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House Building

Volume 589: debated on Monday 15 December 2014

We are making excellent progress in helping to deliver large-scale housing sites. Through long-term loans for infrastructure, capacity funding and brokerage, we have helped unlock or accelerate more than 90,000 homes to date, and a further 200,000 homes could be unlocked or accelerated on sites shortlisted for investment and wider support.

There are so many hard-working people in this country, including many firefighters, who would listen to that reply and not be able to believe the complacency. We have a Department with no leadership, no vision and no ambition, when we need a million new homes for our elderly people and for our young people, who have no chance of a home. This Government will face the wrath of those people at the next general election.

As before, I am sure there was a question in there somewhere. [Interruption.] And the audience agree. I find the hon. Gentleman’s follow-up point slightly bizarre, in the sense that this Government have provided roughly 700,000 new homes in the past four or five years, including more council houses than were built in the entire period of the previous Labour Government.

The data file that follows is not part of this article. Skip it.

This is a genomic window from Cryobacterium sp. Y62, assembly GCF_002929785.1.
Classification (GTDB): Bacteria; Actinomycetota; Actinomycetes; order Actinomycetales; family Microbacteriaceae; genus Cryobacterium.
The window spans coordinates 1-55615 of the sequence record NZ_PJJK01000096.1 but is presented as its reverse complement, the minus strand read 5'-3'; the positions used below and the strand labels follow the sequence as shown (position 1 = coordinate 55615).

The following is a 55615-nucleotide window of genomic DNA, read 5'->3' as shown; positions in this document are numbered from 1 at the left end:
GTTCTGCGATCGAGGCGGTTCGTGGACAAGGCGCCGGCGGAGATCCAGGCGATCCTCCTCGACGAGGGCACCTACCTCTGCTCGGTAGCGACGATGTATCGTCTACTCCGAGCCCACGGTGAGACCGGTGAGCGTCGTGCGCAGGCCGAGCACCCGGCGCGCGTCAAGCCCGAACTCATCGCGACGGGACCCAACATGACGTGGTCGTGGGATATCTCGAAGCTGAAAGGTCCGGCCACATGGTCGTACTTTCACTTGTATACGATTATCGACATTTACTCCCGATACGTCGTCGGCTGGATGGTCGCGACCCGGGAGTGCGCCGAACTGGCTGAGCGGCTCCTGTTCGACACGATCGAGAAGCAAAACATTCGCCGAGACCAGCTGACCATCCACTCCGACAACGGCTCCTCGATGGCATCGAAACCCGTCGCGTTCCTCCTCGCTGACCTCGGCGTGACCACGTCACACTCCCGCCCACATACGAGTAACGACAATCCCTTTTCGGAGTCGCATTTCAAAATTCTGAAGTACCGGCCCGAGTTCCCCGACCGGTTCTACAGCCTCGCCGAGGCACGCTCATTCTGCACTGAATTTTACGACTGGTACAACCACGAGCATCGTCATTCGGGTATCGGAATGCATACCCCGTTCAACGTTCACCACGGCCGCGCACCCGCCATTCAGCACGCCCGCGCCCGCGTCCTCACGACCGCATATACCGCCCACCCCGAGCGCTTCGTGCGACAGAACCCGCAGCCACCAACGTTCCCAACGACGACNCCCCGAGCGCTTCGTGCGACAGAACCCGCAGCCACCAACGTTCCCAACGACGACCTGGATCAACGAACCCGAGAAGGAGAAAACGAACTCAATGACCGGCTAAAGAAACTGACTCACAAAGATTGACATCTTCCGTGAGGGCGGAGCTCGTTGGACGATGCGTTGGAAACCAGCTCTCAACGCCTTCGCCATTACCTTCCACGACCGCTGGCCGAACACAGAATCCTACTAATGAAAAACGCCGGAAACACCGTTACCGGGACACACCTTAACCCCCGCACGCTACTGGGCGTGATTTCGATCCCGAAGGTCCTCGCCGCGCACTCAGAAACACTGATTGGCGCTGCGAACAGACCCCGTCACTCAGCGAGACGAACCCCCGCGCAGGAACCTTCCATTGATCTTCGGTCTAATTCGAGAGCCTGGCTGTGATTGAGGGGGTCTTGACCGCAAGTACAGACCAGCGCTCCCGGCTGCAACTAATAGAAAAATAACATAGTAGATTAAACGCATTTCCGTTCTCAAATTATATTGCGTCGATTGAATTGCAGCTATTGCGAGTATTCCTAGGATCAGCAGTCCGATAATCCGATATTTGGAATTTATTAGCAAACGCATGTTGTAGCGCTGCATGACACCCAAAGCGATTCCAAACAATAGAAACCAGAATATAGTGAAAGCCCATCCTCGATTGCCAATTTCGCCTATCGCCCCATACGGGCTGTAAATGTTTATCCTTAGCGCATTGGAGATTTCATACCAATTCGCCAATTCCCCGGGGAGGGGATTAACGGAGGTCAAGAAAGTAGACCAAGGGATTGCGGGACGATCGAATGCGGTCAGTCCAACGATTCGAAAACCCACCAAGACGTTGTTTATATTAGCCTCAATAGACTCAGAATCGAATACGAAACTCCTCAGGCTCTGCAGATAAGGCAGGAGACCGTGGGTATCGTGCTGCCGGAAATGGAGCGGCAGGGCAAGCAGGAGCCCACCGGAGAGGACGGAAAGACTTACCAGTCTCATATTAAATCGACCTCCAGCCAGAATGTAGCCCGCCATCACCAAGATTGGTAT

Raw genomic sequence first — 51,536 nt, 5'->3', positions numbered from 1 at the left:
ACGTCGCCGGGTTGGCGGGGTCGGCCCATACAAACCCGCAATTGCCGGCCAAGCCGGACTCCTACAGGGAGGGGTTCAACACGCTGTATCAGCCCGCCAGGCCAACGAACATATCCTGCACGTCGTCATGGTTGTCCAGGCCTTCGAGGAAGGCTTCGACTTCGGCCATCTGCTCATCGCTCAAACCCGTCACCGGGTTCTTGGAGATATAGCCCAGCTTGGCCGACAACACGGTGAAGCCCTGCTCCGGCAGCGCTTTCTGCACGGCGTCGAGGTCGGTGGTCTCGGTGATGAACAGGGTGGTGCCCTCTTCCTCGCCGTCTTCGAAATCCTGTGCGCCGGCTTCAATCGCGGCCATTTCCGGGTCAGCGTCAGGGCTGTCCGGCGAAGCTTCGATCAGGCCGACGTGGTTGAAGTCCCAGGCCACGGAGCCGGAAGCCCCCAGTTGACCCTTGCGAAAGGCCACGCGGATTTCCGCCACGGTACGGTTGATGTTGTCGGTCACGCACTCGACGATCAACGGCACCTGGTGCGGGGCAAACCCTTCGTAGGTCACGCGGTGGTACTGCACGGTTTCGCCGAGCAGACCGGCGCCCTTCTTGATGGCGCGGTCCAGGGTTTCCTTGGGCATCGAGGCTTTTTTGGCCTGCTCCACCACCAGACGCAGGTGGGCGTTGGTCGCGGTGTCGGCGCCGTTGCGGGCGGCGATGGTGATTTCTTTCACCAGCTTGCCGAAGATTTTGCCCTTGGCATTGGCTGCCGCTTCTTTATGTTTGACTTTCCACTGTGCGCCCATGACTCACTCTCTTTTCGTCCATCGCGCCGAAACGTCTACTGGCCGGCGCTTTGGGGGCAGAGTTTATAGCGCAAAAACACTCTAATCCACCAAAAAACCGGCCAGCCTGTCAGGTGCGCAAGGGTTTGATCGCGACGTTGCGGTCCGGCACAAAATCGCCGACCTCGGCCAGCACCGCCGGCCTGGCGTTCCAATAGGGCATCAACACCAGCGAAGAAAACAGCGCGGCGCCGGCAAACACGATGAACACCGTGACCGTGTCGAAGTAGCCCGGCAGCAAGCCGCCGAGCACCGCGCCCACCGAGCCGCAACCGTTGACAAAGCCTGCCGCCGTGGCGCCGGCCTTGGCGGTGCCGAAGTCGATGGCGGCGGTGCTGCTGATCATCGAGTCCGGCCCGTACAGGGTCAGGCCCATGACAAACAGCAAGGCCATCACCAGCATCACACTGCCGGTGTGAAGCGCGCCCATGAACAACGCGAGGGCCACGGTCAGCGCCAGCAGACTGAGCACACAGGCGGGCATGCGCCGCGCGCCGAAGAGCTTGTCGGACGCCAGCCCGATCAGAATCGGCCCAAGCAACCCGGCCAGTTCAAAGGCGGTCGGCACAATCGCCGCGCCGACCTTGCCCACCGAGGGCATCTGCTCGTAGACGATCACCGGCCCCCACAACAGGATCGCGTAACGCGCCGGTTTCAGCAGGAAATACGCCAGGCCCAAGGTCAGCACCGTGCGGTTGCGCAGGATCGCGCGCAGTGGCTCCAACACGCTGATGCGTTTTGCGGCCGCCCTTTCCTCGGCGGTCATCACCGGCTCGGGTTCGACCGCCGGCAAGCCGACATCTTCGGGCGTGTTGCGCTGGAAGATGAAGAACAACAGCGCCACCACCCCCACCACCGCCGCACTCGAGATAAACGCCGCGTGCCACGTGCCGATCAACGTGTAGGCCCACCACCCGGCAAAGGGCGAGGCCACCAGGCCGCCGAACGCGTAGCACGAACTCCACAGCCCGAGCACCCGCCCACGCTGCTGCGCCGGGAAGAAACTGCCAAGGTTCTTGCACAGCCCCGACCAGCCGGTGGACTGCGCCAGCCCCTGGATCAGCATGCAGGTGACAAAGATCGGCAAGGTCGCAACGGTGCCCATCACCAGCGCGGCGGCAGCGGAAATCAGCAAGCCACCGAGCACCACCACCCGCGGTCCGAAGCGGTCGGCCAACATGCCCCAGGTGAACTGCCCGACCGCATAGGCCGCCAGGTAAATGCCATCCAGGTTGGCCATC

But the truth is that the Government are simply not building enough affordable homes. The number of homes built for social rent over the past year is the lowest it has been for 20 years, so it is little surprise that the waiting list in Sunderland has increased on their watch, whereas it more than halved under Labour. Thankfully, these Ministers have less than five months left in post, but may we have a little more action from them, even in those five months, and a lot fewer re-announcements of yet more empty announcements?

I simply point the hon. Lady to the facts: we have now delivered around 220,000 affordable homes in this Parliament, and there will be 165,000 over the next three years. It will be the fastest rate of building we have seen in more than 20 years, having inherited from the last Labour Government the lowest level of building since 1923. It was an absolute disgrace what was left by the last Government.

My constituents are concerned that if more houses are ever to be built on Teesside again in substantial numbers, more farmland could be swallowed up even though countless brownfield sites are available. Many of these already have planning permission, yet developers have left them derelict for donkey’s years. What steps is the Minister planning to take to get action from such developers? What will he do if they refuse to bring these kinds of sites, many of them close to our town centres, back into use?

As I said earlier, we have in fact put some money in over the course of the summer—a few hundred millions pounds—to encourage brownfield development. We are also now looking at the housing zones, and we will be making some announcements on that fairly soon to make sure we get these sites unlocked. When local authorities are developing their local plans, they are making sure that they are delivering viable sites to provide the houses we all want to see built.